Judge Rules Lawsuit Can Proceed Against CytoSport, Inc., Producer of Muscle Milk Products

On June 28,2012, a federal judge in California ruled that a false advertising class action against the makers of the popular Muscle Milk line of products can proceed. Delacruz v. CytoSport, Inc., Case No. 4:11-cv-03532-CW, 2012 WL 2563857 (N.D. Cal. June 28, 2012). The lawsuit alleges that CytoSport, Inc. misled consumers by describing its Muscle Milk bars and beverages using the words "healthy" and "nutritious" even though such products contain as much, if not more, fat, calories and sugar as unhealthy snacks such as donuts and candy bars. The complaint states that CytoSport's central message in its Muscle Milk advertising campaign is that its products do not contain unhealthy ingredients and provide a wide range of nutritional benefits, and that this message is misleading. The suit claims violations of the California Consumer Legal Remedies Act, California's Unfair Competition Law and False Advertising Law, as well as common law claims for fraud, negligent misrepresentation and unjust enrichment.

The suit centers around CytoSport's "Muscle Milk Ready-To-Drink" beverages and "Muscle Milk Bars" which claim to provide "healthy, sustained energy" and contain "healthy fats". In an amended complaint that was originally filed in July 2011, plaintiff claims she purchased these products believing they contained a healthy amount of fat, when according to FDA standards regarding the minimum requirements for a product to be considered "healthy", they do not. Plaintiff also raised claims with respect to other statements on Muscle Milk products, such as the actual number of fats listed and the assertion that such products contain "good carbohydrates" and "0g Trans Fat". The suit alleges that these additional statements compound the misleading nature of the statement that Muscle Milk products are "healthy". However, the court ruled that these additional statements were not actionable - first, plaintiff had made it clear that she was not alleging that the amount of fats stated on the products were misrepresented by CytoSport, only that such statements distracted customers from the unhealthy nature of Muscle Milk products. The court found that such a claim by itself could not support a separate cause of action because plaintiff was not disputing the exact amount of fats listed on the labels of Muscle Milk products. Second, plaintiff did not provide the court with objective criteria for determining whether Muscle Milk products contained "good carbohydrates", such as had been provided for the term "healthy". Nevertheless, plaintiff's suit was still permitted to move forward under the claim that Muscle Milk products were not as healthy as advertised.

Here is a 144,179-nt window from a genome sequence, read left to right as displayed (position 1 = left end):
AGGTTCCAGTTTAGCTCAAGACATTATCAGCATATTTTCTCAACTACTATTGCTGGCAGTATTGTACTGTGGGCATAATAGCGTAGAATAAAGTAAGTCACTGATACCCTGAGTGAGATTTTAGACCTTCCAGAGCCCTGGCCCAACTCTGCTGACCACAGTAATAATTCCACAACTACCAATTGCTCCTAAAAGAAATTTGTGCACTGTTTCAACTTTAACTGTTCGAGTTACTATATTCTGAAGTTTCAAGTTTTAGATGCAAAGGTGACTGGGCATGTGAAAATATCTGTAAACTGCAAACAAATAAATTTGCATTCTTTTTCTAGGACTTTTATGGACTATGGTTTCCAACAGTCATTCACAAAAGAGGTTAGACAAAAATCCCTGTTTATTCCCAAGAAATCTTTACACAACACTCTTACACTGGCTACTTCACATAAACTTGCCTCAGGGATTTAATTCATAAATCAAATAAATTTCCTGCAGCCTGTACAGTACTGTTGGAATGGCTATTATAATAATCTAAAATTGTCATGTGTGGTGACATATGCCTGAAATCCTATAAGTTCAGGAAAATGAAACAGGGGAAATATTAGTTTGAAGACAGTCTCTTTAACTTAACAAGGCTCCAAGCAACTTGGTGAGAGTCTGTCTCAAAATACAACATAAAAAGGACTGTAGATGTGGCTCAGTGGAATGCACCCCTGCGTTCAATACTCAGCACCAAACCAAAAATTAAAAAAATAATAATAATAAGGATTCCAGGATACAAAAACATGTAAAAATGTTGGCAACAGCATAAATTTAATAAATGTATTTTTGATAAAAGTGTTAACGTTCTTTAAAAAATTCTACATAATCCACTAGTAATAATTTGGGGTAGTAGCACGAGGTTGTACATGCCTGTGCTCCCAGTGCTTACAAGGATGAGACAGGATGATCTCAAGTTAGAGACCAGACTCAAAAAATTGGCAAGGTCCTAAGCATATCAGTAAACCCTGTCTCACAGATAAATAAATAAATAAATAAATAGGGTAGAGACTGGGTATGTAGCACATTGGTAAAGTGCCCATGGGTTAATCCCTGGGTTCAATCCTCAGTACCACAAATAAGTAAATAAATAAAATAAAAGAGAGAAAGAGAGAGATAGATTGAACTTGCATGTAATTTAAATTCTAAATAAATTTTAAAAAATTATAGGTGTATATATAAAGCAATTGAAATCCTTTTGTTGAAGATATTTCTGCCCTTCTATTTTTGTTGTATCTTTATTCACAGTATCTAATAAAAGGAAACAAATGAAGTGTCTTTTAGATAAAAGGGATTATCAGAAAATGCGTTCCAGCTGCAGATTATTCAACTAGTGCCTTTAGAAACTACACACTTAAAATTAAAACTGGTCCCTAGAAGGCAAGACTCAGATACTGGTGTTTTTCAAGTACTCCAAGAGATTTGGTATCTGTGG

This case was filed shortly after CytoSport had received a warning letter from the FDA last summer asserting that it had violated a number of FDA regulations. The warning letter accused CytoSport of making unauthorized claims on its Muscle Milk labels by claiming its products were "healthy" and of violating FDA regulations because products cannot be labeled "healthy" unless they are low-fat and low in saturated fat. The FDA's letter noted that Muscle Milk products exceeded the permissible levels of such fats. FDA regulations should be consulted before making statements regarding the health benefits of a food product, as the use of seemingly innocuous terms can have unfortunate regulatory consequences if used inappropriately.

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